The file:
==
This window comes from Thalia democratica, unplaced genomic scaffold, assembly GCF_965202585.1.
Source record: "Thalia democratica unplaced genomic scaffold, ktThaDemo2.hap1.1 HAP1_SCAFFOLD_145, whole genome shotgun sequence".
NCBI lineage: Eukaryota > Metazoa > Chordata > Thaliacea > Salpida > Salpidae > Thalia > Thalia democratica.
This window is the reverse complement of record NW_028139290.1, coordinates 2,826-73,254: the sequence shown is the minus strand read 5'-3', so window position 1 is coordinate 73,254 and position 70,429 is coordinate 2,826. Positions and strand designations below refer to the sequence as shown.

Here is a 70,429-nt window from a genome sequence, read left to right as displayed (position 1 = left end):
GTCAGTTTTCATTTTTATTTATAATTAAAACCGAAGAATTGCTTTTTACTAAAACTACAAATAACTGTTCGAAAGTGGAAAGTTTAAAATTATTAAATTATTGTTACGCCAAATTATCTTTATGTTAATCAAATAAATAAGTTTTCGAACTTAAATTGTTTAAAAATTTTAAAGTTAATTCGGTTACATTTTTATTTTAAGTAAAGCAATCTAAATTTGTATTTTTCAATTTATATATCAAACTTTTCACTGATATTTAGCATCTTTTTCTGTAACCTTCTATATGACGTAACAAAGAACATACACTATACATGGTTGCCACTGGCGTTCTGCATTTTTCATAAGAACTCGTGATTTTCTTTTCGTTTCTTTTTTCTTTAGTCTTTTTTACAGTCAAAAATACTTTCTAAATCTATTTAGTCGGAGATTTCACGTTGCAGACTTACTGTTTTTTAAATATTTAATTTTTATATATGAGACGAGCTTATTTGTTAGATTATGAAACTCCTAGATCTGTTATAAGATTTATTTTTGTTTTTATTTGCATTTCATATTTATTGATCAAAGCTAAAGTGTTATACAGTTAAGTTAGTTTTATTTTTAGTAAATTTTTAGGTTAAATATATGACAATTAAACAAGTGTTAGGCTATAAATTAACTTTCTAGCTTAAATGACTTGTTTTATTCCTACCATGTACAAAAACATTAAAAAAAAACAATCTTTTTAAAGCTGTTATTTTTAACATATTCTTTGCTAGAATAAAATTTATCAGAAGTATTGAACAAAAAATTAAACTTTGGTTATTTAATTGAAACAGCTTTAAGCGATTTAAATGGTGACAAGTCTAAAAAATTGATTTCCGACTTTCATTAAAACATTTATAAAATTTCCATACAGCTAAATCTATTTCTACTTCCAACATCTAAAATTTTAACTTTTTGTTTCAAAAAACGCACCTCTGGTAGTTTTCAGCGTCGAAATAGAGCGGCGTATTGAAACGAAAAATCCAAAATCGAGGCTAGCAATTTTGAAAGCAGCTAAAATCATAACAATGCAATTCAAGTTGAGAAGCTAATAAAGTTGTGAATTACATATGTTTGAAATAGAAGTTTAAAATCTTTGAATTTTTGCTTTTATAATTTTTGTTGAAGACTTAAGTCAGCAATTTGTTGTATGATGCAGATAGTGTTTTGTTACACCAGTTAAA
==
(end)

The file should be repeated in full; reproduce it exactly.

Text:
This window comes from Thalia democratica, unplaced genomic scaffold, assembly GCF_965202585.1.
Source record: "Thalia democratica unplaced genomic scaffold, ktThaDemo2.hap1.1 HAP1_SCAFFOLD_145, whole genome shotgun sequence".
NCBI lineage: Eukaryota > Metazoa > Chordata > Thaliacea > Salpida > Salpidae > Thalia > Thalia democratica.
This window is the reverse complement of record NW_028139290.1, coordinates 2,826-73,254: the sequence shown is the minus strand read 5'-3', so window position 1 is coordinate 73,254 and position 70,429 is coordinate 2,826. Positions and strand designations below refer to the sequence as shown.

Here is a 70,429-nt window from a genome sequence, read left to right as displayed (position 1 = left end):
GTCAGTTTTCATTTTTATTTATAATTAAAACCGAAGAATTGCTTTTTACTAAAACTACAAATAACTGTTCGAAAGTGGAAAGTTTAAAATTATTAAATTATTGTTACGCCAAATTATCTTTATGTTAATCAAATAAATAAGTTTTCGAACTTAAATTGTTTAAAAATTTTAAAGTTAATTCGGTTACATTTTTATTTTAAGTAAAGCAATCTAAATTTGTATTTTTCAATTTATATATCAAACTTTTCACTGATATTTAGCATCTTTTTCTGTAACCTTCTATATGACGTAACAAAGAACATACACTATACATGGTTGCCACTGGCGTTCTGCATTTTTCATAAGAACTCGTGATTTTCTTTTCGTTTCTTTTTTCTTTAGTCTTTTTTACAGTCAAAAATACTTTCTAAATCTATTTAGTCGGAGATTTCACGTTGCAGACTTACTGTTTTTTAAATATTTAATTTTTATATATGAGACGAGCTTATTTGTTAGATTATGAAACTCCTAGATCTGTTATAAGATTTATTTTTGTTTTTATTTGCATTTCATATTTATTGATCAAAGCTAAAGTGTTATACAGTTAAGTTAGTTTTATTTTTAGTAAATTTTTAGGTTAAATATATGACAATTAAACAAGTGTTAGGCTATAAATTAACTTTCTAGCTTAAATGACTTGTTTTATTCCTACCATGTACAAAAACATTAAAAAAAAACAATCTTTTTAAAGCTGTTATTTTTAACATATTCTTTGCTAGAATAAAATTTATCAGAAGTATTGAACAAAAAATTAAACTTTGGTTATTTAATTGAAACAGCTTTAAGCGATTTAAATGGTGACAAGTCTAAAAAATTGATTTCCGACTTTCATTAAAACATTTATAAAATTTCCATACAGCTAAATCTATTTCTACTTCCAACATCTAAAATTTTAACTTTTTGTTTCAAAAAACGCACCTCTGGTAGTTTTCAGCGTCGAAATAGAGCGGCGTATTGAAACGAAAAATCCAAAATCGAGGCTAGCAATTTTGAAAGCAGCTAAAATCATAACAATGCAATTCAAGTTGAGAAGCTAATAAAGTTGTGAATTACATATGTTTGAAATAGAAGTTTAAAATCTTTGAATTTTTGCTTTTATAATTTTTGTTGAAGACTTAAGTCAGCAATTTGTTGTATGATGCAGATAGTGTTTTGTTACACCAGTTAAA